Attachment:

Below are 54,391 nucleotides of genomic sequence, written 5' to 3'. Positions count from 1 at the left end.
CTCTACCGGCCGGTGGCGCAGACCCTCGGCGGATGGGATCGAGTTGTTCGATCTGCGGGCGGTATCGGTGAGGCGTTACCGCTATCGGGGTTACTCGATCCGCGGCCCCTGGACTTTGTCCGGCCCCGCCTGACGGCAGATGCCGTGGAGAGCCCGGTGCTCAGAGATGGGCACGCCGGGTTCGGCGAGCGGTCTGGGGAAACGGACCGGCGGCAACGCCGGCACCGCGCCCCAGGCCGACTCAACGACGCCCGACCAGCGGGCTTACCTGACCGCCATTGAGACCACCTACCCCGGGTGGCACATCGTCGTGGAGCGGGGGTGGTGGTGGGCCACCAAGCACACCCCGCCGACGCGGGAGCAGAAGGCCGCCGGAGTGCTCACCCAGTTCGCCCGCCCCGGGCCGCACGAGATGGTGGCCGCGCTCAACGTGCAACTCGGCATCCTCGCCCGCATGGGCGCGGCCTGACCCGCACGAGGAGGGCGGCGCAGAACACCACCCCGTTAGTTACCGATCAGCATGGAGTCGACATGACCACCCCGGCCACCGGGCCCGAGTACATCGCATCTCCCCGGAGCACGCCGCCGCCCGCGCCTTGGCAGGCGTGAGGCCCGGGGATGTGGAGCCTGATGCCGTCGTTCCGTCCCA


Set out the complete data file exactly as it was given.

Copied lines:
Below are 54,391 nucleotides of genomic sequence, written 5' to 3'. Positions count from 1 at the left end.
CTCTACCGGCCGGTGGCGCAGACCCTCGGCGGATGGGATCGAGTTGTTCGATCTGCGGGCGGTATCGGTGAGGCGTTACCGCTATCGGGGTTACTCGATCCGCGGCCCCTGGACTTTGTCCGGCCCCGCCTGACGGCAGATGCCGTGGAGAGCCCGGTGCTCAGAGATGGGCACGCCGGGTTCGGCGAGCGGTCTGGGGAAACGGACCGGCGGCAACGCCGGCACCGCGCCCCAGGCCGACTCAACGACGCCCGACCAGCGGGCTTACCTGACCGCCATTGAGACCACCTACCCCGGGTGGCACATCGTCGTGGAGCGGGGGTGGTGGTGGGCCACCAAGCACACCCCGCCGACGCGGGAGCAGAAGGCCGCCGGAGTGCTCACCCAGTTCGCCCGCCCCGGGCCGCACGAGATGGTGGCCGCGCTCAACGTGCAACTCGGCATCCTCGCCCGCATGGGCGCGGCCTGACCCGCACGAGGAGGGCGGCGCAGAACACCACCCCGTTAGTTACCGATCAGCATGGAGTCGACATGACCACCCCGGCCACCGGGCCCGAGTACATCGCATCTCCCCGGAGCACGCCGCCGCCCGCGCCTTGGCAGGCGTGAGGCCCGGGGATGTGGAGCCTGATGCCGTCGTTCCGTCCCA